Eric Munchel of Nashville entered the Senate Chamber on January 06, 2021 in Washington, DC. (Photo by Win McNamee/Getty Images)
As Joe Biden takes over as President of the United States Wednesday, one expert provides background analysis on why insurrectionists like Eric Munchel, known as “Zip Tie Guy,”may have been inspired to break into the U.S. Capitol Jan. 6.
Munchel, of Nashville, was arrested by the FBI on Jan. 10 and charged with one count of knowingly entering or remaining in any restricted building or grounds without lawful authority, and one count of violent entry and disorderly conduct on Capitol grounds. His mother, Lisa Eisenhart, was also arrested in connection with the insurrection.
Robert Evans, a journalist covering far-right extremism, and creator of the podcast “It Could Happen Here,” suggests that Munchel and many of the other insurrectionists may have been inspired by the idea of “The Day of the Rope”. This term comes from “The Turner Diaries”, a notorious piece of white supremacist literature in which a guerrilla white supremacist army defeats the United States government and engages in a genocidal war that eventually wipes out all non-white people on the planet. In the book, “The Day of the Rope” is a series of mass lynchings targeting politicians, journalists, and anybody deemed to be a “race traitor”.
Since its publication, “The Turner Diaries” has gone on to inspire groups like The Order, a white supremacist terror group that got their name directly from the violently racist novel, and carried out a series of armed robberies and murders from 1983-1984. It also influenced Timothy McVeigh, who committed the Oklahoma City bombing, the deadliest domestic terror attack in US history.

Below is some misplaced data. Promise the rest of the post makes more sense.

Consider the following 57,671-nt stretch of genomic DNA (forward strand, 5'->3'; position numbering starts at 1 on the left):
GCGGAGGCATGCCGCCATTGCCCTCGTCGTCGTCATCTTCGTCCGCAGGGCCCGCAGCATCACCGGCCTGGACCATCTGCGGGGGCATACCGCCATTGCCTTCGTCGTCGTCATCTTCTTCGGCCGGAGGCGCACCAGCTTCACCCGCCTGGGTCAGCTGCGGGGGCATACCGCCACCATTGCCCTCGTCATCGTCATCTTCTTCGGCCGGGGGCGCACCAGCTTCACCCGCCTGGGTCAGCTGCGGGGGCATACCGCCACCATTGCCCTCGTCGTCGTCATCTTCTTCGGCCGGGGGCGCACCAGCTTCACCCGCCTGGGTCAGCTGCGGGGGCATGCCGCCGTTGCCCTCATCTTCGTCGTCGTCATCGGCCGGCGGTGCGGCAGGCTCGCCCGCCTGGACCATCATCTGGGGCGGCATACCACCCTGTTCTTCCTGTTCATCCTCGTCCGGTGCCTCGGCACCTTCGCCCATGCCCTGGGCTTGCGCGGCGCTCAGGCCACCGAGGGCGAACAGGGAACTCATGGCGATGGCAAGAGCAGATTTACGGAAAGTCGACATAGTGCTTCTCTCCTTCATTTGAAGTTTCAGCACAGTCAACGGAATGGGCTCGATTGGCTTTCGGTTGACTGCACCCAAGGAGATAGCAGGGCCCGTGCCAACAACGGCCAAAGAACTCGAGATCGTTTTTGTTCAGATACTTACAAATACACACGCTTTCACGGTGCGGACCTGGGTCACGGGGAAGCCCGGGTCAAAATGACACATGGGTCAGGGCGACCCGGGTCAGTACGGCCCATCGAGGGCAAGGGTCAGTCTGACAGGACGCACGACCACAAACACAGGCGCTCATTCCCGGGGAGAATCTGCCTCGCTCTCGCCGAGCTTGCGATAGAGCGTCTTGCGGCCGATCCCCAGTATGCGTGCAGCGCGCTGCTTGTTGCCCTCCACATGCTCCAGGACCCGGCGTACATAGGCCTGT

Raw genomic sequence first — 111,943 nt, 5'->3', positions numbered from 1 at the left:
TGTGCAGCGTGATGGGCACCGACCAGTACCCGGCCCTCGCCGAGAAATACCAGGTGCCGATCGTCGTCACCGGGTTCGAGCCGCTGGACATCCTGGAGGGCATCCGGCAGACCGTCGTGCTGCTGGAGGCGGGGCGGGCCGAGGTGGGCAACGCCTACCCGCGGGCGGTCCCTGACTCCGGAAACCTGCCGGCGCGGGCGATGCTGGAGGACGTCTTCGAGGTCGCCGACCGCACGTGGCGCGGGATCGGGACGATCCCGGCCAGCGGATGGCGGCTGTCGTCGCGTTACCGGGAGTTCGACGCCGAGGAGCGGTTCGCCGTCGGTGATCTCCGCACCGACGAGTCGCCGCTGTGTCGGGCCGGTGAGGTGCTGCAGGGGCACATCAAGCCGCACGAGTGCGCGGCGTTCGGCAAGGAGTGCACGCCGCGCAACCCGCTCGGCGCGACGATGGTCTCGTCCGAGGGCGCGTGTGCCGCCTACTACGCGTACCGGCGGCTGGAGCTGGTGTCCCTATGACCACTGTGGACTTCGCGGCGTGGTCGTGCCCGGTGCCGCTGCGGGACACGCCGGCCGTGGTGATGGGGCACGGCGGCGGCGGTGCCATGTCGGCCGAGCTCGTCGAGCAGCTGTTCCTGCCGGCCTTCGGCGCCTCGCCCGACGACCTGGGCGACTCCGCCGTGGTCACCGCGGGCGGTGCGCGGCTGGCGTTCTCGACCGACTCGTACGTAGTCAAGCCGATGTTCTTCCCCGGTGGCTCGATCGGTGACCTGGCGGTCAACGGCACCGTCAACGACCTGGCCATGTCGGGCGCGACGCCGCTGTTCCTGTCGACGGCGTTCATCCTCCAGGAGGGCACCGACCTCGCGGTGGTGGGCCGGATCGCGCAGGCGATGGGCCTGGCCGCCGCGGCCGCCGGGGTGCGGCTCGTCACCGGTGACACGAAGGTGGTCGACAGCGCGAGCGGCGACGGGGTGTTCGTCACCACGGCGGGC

Explicit Nazis and white supremacists have been working on improving their messaging to chunks of the far right that are on the verge of being insurgent. . . they have been very successful in getting that propaganda out to the community.
– Robert Evans, journalist and podcaster
While there were white supremacists present at the Capitol insurrection, there is no evidence to suggest that Munchel espoused white supremacist views.
Evans said that while the origins of the term “The Day of the Rope” started in the Neo-nazi community, it has expanded o other parts of the far-right milieu.
“Explicit Nazis and white supremacists have been working on improving their messaging to chunks of the far right that are on the verge of being insurgent but not necessarily people who would identify as being a Nazi and [white supremacists] have been very successful in getting that propaganda out to that community, said Evans.”
Evans points to the two previous rallies in D.C. that occurred in the weeks prior to the insurrection, and describes them as melting pots between the fascist, white supremacist groups on the right and the portion of the right that, while not explicitly white supremacist, still hold insurgent tendencies.
“We’ve seen this desire for insurgency weld these groups together, so I believe this guy was thinking that ‘today might be the day’ where they could drag Nancy Pelosi, Chuck Schumer, and members of the media out onto the Capitol steps, where other insurrectionist had built a gallows, do a show trial, and kill them,” he said. .
The desire for violent revolutionary action has been echoed across social media and forums throughout the internet. Facebook for example has been a hotbed for militia and anti-government activity. The Boogaloo movement, which combines extreme anti-authoritarian views with hopes of a second civil war, found a home on Facebook until a crackdown in the summer purged most Boogaloo related content from the social media giant’s pages. This came in the wake of the arrest of Steven Carrillo, an adherent to the Boogaloo movement, who killed one police officer and wounded several others in a series of drive-by shootings.
The presence of other far-right groups on Facebook had further implications when a scheme to kidnap Michigan governor, Gretchen Whitmer, was thwarted in October and was found to have been partially planned in a militia’s Facebook group.
In the wake of these bans, social media sites like Parler — now dropped by internet providers and hosts — rose as beacons of free speech for the political right.
Citing the right-wing extremists who stormed Oregon’s capitol prior to the Washington insurrection, Evans suggests more potential for violence is likely at local state capitals than in Washington.
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